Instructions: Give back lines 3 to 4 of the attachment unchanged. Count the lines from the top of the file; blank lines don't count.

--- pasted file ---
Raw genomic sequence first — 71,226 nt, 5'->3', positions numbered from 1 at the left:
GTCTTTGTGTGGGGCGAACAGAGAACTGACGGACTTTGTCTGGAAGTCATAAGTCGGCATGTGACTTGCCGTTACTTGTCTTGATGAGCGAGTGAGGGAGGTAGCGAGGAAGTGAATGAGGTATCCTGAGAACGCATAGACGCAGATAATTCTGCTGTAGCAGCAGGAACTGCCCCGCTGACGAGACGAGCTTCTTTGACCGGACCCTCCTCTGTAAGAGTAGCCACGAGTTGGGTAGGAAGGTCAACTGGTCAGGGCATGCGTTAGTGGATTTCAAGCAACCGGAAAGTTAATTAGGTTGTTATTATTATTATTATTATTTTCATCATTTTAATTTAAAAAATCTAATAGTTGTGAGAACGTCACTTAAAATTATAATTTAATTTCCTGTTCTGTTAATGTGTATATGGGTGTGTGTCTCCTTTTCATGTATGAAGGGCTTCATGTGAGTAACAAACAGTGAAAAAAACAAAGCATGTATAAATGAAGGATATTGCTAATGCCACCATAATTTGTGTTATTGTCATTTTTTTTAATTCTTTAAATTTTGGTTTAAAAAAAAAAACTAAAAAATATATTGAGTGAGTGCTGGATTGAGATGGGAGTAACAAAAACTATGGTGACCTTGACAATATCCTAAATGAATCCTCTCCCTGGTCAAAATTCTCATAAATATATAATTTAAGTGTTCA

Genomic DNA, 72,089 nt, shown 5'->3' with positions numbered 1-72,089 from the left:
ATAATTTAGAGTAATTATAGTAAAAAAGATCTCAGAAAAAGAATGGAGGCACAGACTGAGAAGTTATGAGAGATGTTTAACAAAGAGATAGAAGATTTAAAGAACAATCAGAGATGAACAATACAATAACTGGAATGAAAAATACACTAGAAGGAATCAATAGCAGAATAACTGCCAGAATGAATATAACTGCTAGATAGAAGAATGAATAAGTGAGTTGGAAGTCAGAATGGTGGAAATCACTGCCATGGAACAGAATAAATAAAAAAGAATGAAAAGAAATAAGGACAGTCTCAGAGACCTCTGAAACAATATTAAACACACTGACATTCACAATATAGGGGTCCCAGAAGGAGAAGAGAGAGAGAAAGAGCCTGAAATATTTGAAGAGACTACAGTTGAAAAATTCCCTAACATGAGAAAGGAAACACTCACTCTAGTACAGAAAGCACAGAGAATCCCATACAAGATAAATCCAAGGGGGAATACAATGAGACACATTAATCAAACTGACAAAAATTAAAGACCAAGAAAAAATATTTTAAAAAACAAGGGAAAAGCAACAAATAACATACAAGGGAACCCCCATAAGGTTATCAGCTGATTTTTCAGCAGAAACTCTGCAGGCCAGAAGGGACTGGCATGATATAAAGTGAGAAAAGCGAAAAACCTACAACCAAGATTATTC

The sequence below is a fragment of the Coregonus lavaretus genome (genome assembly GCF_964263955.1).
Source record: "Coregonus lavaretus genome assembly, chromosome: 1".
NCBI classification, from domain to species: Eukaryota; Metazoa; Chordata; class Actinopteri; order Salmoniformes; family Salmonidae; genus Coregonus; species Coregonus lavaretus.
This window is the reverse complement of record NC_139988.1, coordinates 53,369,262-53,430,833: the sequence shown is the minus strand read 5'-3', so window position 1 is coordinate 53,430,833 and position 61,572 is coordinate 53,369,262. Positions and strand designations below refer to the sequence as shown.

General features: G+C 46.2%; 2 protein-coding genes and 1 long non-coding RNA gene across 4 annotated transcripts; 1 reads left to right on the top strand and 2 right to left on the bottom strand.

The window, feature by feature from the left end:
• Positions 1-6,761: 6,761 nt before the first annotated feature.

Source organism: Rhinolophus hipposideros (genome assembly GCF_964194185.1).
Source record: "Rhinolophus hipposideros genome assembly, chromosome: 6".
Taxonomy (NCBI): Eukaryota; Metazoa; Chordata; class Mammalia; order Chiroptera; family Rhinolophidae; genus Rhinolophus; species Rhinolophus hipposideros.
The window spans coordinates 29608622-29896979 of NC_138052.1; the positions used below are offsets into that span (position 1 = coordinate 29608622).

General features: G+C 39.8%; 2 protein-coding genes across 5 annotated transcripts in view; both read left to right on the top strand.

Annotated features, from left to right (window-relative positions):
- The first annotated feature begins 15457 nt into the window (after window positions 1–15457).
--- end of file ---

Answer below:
Genomic DNA, 72,089 nt, shown 5'->3' with positions numbered 1-72,089 from the left:
ATAATTTAGAGTAATTATAGTAAAAAAGATCTCAGAAAAAGAATGGAGGCACAGACTGAGAAGTTATGAGAGATGTTTAACAAAGAGATAGAAGATTTAAAGAACAATCAGAGATGAACAATACAATAACTGGAATGAAAAATACACTAGAAGGAATCAATAGCAGAATAACTGCCAGAATGAATATAACTGCTAGATAGAAGAATGAATAAGTGAGTTGGAAGTCAGAATGGTGGAAATCACTGCCATGGAACAGAATAAATAAAAAAGAATGAAAAGAAATAAGGACAGTCTCAGAGACCTCTGAAACAATATTAAACACACTGACATTCACAATATAGGGGTCCCAGAAGGAGAAGAGAGAGAGAAAGAGCCTGAAATATTTGAAGAGACTACAGTTGAAAAATTCCCTAACATGAGAAAGGAAACACTCACTCTAGTACAGAAAGCACAGAGAATCCCATACAAGATAAATCCAAGGGGGAATACAATGAGACACATTAATCAAACTGACAAAAATTAAAGACCAAGAAAAAATATTTTAAAAAACAAGGGAAAAGCAACAAATAACATACAAGGGAACCCCCATAAGGTTATCAGCTGATTTTTCAGCAGAAACTCTGCAGGCCAGAAGGGACTGGCATGATATAAAGTGAGAAAAGCGAAAAACCTACAACCAAGATTATTC